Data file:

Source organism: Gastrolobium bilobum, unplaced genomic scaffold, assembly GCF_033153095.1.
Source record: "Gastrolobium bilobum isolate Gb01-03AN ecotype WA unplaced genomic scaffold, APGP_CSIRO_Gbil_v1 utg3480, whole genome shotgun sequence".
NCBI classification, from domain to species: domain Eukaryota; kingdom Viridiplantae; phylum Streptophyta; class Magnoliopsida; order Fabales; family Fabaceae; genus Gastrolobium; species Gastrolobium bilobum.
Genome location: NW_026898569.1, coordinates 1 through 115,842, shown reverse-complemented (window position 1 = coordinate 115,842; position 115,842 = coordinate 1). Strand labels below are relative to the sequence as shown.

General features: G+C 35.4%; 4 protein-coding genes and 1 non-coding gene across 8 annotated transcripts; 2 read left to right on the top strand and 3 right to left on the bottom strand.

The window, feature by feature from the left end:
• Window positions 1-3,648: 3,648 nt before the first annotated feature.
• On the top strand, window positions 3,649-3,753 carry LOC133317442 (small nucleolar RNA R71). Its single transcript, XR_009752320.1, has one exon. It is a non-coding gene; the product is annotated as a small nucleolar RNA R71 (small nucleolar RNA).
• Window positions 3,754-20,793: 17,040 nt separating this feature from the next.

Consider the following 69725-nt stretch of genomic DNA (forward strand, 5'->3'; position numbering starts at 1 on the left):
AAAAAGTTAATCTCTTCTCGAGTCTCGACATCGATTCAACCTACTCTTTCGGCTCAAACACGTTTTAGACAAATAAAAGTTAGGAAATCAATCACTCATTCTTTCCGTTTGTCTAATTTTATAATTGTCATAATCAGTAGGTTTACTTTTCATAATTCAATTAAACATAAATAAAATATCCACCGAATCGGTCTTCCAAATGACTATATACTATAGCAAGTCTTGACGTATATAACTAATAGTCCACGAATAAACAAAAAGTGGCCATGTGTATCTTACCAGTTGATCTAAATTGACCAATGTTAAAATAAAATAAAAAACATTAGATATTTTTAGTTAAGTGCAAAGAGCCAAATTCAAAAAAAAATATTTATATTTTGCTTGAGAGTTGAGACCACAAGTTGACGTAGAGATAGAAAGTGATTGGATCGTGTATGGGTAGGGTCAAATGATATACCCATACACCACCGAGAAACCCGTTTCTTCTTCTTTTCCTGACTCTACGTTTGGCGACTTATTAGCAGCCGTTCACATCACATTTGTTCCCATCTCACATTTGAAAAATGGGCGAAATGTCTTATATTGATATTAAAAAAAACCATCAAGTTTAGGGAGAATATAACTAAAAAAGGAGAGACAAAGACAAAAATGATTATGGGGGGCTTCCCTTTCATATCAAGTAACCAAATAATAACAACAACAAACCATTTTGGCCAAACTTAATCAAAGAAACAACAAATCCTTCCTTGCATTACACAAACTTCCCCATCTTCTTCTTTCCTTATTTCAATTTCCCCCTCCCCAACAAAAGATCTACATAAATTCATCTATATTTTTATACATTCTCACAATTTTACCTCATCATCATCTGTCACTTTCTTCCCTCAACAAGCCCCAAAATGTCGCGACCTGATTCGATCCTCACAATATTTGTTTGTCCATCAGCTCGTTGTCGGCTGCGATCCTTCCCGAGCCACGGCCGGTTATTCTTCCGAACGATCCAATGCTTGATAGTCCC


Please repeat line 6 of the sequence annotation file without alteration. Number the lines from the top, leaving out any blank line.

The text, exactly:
The window, feature by feature from the left end: